Ch 13: Rotational Inertia & EnergyWorksheetSee all chapters
All Chapters
Ch 01: Intro to Physics; Units
Ch 02: 1D Motion / Kinematics
Ch 03: Vectors
Ch 04: 2D Kinematics
Ch 05: Projectile Motion
Ch 06: Intro to Forces (Dynamics)
Ch 07: Friction, Inclines, Systems
Ch 08: Centripetal Forces & Gravitation
Ch 09: Work & Energy
Ch 10: Conservation of Energy
Ch 11: Momentum & Impulse
Ch 12: Rotational Kinematics
Ch 13: Rotational Inertia & Energy
Ch 14: Torque & Rotational Dynamics
Ch 15: Rotational Equilibrium
Ch 16: Angular Momentum
Ch 17: Periodic Motion
Ch 19: Waves & Sound
Ch 20: Fluid Mechanics
Ch 21: Heat and Temperature
Ch 22: Kinetic Theory of Ideal Gasses
Ch 23: The First Law of Thermodynamics
Ch 24: The Second Law of Thermodynamics
Ch 25: Electric Force & Field; Gauss' Law
Ch 26: Electric Potential
Ch 27: Capacitors & Dielectrics
Ch 28: Resistors & DC Circuits
Ch 29: Magnetic Fields and Forces
Ch 30: Sources of Magnetic Field
Ch 31: Induction and Inductance
Ch 32: Alternating Current
Ch 33: Electromagnetic Waves
Ch 34: Geometric Optics
Ch 35: Wave Optics
Ch 37: Special Relativity
Ch 38: Particle-Wave Duality
Ch 39: Atomic Structure
Ch 40: Nuclear Physics
Ch 41: Quantum Mechanics
Intro to Moment of Inertia
More Conservation of Energy Problems
Types of Motion & Energy
Parallel Axis Theorem
Intro to Rotational Kinetic Energy
Moment of Inertia of Systems
Conservation of Energy in Rolling Motion
Conservation of Energy with Rotation
Moment of Inertia via Integration
Energy of Rolling Motion
Moment of Inertia & Mass Distribution
Torque with Kinematic Equations
Rotational Dynamics with Two Motions
Rotational Dynamics of Rolling Motion

Example #1: Inertia of disc with point masses


Hey guys. So, let's check out another example of a moment of inertia problem. So, here we have a solid disk. Remember, a solid disk has the same moment of inertia as a solid cylinder, and when I tell you the shape I'm telling you which equation to use for I. So, I of the disk is 1/2 m, r squared, I'm also given that it has a radius of 4. So, R equals 4 and a mass of 10, okay? And then we're going to add two small objects on top of it, the fact that it's saying two small objects and it's not giving you a shape for the object it's an indication that these are going to be treated as point masses, okay? And these are the two objects here. So, I'm going to call this one so this is m1 and this is m2, okay? It says, the object on the left has a mass of two kilograms and it's placed halfway between the disks centers, the center disk is here, in the edge. Now, the distance between the center and the edge is the radius, right? Which is 4, if you are halfway between the center and the edge you, your distance is half the radius, okay? So, this distance here is half the radius. So, I'm going to call this R1 because is the distance for mass 1 and it is 1/2 of the radius, which is 2, and the other guy, the other object is 3 kilograms in mass, 3 kilograms, and it's placed at the edge of the disk. So, if you're all the way at the edge your distance, let's call this R2, is the same as the radius, which is 4, okay? So, I'm giving you all the information need to calculate the system's moment of inertia. Now, system is a combination of the disk with the masses. So, I system is I1 plus I2, right? Object 1 object 2, plus I disk and remember for every one of these you have to determine is this at point mass or is this a shape? Well, one and two are point masses, we talked about this here. So, I'm going to write m1, R1 squared plus m2, R2 squared and the disk is a shape and it has moment of inertia given by 1/2 mr squared, 1/2 Big M big R squared. Now, all we got to do is plug in the numbers very straightforward. So, what I'm going to do is plug the masses the masses are 1, 2 and 10. So, I'm sorry, 2, 3 and 10, 2, 3 and 10. So, I'm going to do 2, 3 plus half of 10R squared, okay? And then all we have to do is plug in the r's, this R here is the radius it's very straightforward, we know that the radius is a four. So, I'm going to put a 4 here.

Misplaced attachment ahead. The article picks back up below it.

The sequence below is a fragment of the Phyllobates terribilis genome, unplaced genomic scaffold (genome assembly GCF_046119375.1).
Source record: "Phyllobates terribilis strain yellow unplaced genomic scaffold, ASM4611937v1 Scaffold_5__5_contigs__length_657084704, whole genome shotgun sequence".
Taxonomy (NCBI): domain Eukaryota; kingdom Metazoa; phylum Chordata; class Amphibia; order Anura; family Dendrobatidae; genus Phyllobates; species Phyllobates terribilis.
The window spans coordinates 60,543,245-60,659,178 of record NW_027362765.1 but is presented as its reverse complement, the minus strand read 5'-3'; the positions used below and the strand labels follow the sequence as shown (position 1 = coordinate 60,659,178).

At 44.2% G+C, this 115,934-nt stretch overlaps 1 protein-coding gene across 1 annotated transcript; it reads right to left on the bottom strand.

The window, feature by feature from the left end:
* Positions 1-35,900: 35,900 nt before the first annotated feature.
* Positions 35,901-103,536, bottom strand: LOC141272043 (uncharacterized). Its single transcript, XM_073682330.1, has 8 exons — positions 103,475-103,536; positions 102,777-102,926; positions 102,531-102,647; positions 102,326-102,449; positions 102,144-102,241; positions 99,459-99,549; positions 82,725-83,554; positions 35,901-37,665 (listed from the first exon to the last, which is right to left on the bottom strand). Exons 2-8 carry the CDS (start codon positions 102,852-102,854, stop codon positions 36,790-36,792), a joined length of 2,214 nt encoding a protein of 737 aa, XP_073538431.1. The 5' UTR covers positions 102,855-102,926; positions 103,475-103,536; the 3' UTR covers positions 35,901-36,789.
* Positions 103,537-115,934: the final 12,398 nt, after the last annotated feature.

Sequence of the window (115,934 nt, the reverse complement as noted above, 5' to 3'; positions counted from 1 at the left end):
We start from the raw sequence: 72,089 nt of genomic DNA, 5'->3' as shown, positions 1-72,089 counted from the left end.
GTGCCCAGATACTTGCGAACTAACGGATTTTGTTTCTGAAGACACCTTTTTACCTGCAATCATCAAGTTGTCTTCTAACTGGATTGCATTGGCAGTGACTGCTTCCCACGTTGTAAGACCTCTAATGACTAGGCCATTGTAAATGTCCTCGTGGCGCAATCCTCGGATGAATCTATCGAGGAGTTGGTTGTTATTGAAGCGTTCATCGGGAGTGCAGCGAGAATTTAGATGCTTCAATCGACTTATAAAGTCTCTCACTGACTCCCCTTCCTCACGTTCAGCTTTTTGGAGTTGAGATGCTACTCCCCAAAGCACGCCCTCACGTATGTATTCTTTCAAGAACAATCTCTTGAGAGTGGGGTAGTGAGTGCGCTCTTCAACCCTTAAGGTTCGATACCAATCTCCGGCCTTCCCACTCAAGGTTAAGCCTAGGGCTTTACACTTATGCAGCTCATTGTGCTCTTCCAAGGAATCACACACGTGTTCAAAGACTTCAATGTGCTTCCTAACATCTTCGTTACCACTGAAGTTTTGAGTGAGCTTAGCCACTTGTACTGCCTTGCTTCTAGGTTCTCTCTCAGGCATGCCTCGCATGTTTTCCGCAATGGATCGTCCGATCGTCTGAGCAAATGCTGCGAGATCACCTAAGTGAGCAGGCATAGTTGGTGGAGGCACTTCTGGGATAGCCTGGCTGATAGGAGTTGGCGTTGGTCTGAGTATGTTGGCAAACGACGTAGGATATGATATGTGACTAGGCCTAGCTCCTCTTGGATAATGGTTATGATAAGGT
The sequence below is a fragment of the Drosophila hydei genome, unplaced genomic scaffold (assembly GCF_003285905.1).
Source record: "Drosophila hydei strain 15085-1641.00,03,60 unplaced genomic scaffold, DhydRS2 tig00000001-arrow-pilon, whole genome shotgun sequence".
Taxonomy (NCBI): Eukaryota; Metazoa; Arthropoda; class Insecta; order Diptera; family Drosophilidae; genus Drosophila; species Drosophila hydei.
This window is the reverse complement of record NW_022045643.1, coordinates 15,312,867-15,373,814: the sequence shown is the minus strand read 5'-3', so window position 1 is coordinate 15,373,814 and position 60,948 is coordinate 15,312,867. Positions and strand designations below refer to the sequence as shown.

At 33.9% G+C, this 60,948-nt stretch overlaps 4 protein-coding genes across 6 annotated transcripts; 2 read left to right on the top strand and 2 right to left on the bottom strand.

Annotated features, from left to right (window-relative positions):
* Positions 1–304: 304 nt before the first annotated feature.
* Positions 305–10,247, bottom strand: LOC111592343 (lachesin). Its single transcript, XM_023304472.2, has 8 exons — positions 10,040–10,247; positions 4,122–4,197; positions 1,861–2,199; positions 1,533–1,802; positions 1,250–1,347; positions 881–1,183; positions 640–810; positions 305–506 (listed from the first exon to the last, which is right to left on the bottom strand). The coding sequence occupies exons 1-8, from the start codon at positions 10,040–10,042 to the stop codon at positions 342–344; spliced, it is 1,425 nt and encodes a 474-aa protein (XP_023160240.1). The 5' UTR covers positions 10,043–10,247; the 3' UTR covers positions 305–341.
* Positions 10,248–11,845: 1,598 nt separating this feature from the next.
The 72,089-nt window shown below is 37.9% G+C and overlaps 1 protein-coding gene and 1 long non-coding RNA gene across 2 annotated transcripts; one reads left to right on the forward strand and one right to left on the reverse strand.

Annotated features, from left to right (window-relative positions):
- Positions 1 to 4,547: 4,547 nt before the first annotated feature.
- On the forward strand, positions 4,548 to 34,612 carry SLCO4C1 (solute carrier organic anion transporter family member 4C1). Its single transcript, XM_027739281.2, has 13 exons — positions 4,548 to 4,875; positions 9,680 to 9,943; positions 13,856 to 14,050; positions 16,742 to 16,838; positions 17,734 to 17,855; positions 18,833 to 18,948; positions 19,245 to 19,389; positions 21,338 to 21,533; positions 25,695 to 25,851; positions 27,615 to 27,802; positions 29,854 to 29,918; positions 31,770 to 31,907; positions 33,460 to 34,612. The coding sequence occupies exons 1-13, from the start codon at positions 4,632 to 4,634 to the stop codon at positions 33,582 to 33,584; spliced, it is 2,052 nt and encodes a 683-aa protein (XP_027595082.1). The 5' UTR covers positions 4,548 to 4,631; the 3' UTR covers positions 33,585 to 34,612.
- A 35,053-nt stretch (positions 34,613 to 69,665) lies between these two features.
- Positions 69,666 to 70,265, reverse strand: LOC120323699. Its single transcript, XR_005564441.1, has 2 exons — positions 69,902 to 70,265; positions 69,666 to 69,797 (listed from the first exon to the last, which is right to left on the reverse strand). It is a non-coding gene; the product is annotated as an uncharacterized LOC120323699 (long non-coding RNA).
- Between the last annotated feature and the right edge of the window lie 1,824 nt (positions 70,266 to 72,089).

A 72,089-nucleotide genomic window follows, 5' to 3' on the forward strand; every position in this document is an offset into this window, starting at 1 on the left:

Now, these r's, we have to slow down for a little bit, these are the distances between the center the axis of rotation, which is in the center, and what the object is, little r is the distance between the object and the center and we already have these figured out here, it's 2 and 4 so the 2 kilogram has a 2 meter distance and the 3 kilogram has a 4 meter distance, okay? So, let's just do this real quick, this is going to be 8, this is going to be 3 times 16. So, that's 48 and this is going to be 80, okay? So, we have 8 plus 48 plus 80 and this is going to be 136, 136 kilograms meter squared, cool? That's it for this one, hopefully got it, let me know if you have any questions.

Practice: You build a wheel out of a thin circular hoop of mass 5 kg and radius 3 m, and two thin rods of mass 2 kg and 6 m in length, as shown below. Calculate the system’s moment of inertia about a central axis, perpendicular to the hoop.

Practice: A composite disc is built from a solid disc and a concentric, thick-walled hoop, as shown below. The inner disc (solid) has mass 4 kg and radius 2 m. The outer disc (thick-walled) has mass 5 kg, inner radius 2 m, and outer radius 3 m. Calculate the moment of inertia of this composite disc about a central axis perpendicular to the discs.

Practice: Three small objects, all of mass 1 kg, are arranged as an equilateral triangle of sides 3 m in length, as shown. The left-most object is on (0m, 0m). Calculate the moment of inertia of the system if it spins about the (a) X axis; (b) Y axis.